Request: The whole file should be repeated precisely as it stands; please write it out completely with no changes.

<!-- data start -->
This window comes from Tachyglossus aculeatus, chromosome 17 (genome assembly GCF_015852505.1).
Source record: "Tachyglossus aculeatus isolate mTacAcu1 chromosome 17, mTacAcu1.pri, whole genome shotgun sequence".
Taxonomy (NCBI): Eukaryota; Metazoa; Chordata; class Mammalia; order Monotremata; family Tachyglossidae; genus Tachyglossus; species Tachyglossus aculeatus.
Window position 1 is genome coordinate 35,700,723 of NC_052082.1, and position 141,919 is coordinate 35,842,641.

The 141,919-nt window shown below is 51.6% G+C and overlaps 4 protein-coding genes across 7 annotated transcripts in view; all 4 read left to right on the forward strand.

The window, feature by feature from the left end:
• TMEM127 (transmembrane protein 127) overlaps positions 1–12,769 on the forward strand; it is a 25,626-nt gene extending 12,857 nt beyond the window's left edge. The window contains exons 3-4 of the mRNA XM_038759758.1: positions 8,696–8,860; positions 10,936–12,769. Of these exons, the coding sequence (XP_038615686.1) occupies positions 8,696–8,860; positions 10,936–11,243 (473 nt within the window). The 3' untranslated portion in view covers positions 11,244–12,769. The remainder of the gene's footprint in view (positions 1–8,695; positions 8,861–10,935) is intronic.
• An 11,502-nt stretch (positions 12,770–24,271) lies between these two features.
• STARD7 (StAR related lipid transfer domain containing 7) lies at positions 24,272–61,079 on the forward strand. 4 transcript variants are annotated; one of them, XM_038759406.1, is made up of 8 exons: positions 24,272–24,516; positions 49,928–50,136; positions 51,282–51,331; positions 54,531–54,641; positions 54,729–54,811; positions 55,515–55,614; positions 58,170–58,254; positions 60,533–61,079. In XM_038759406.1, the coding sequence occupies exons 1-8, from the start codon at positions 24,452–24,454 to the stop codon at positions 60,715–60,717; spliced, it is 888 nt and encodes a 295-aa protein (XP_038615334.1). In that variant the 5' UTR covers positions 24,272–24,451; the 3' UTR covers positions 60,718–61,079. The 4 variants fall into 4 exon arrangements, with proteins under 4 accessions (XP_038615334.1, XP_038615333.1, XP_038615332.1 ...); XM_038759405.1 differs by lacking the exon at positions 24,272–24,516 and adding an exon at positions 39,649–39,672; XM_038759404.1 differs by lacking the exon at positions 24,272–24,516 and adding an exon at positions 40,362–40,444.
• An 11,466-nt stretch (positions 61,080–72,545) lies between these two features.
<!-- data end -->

This window comes from Tachyglossus aculeatus, chromosome 17 (genome assembly GCF_015852505.1).
Source record: "Tachyglossus aculeatus isolate mTacAcu1 chromosome 17, mTacAcu1.pri, whole genome shotgun sequence".
Taxonomy (NCBI): Eukaryota; Metazoa; Chordata; class Mammalia; order Monotremata; family Tachyglossidae; genus Tachyglossus; species Tachyglossus aculeatus.
Window position 1 is genome coordinate 35,700,723 of NC_052082.1, and position 141,919 is coordinate 35,842,641.

The 141,919-nt window shown below is 51.6% G+C and overlaps 4 protein-coding genes across 7 annotated transcripts in view; all 4 read left to right on the forward strand.

The window, feature by feature from the left end:
• TMEM127 (transmembrane protein 127) overlaps positions 1–12,769 on the forward strand; it is a 25,626-nt gene extending 12,857 nt beyond the window's left edge. The window contains exons 3-4 of the mRNA XM_038759758.1: positions 8,696–8,860; positions 10,936–12,769. Of these exons, the coding sequence (XP_038615686.1) occupies positions 8,696–8,860; positions 10,936–11,243 (473 nt within the window). The 3' untranslated portion in view covers positions 11,244–12,769. The remainder of the gene's footprint in view (positions 1–8,695; positions 8,861–10,935) is intronic.
• An 11,502-nt stretch (positions 12,770–24,271) lies between these two features.
• STARD7 (StAR related lipid transfer domain containing 7) lies at positions 24,272–61,079 on the forward strand. 4 transcript variants are annotated; one of them, XM_038759406.1, is made up of 8 exons: positions 24,272–24,516; positions 49,928–50,136; positions 51,282–51,331; positions 54,531–54,641; positions 54,729–54,811; positions 55,515–55,614; positions 58,170–58,254; positions 60,533–61,079. In XM_038759406.1, the coding sequence occupies exons 1-8, from the start codon at positions 24,452–24,454 to the stop codon at positions 60,715–60,717; spliced, it is 888 nt and encodes a 295-aa protein (XP_038615334.1). In that variant the 5' UTR covers positions 24,272–24,451; the 3' UTR covers positions 60,718–61,079. The 4 variants fall into 4 exon arrangements, with proteins under 4 accessions (XP_038615334.1, XP_038615333.1, XP_038615332.1 ...); XM_038759405.1 differs by lacking the exon at positions 24,272–24,516 and adding an exon at positions 39,649–39,672; XM_038759404.1 differs by lacking the exon at positions 24,272–24,516 and adding an exon at positions 40,362–40,444.
• An 11,466-nt stretch (positions 61,080–72,545) lies between these two features.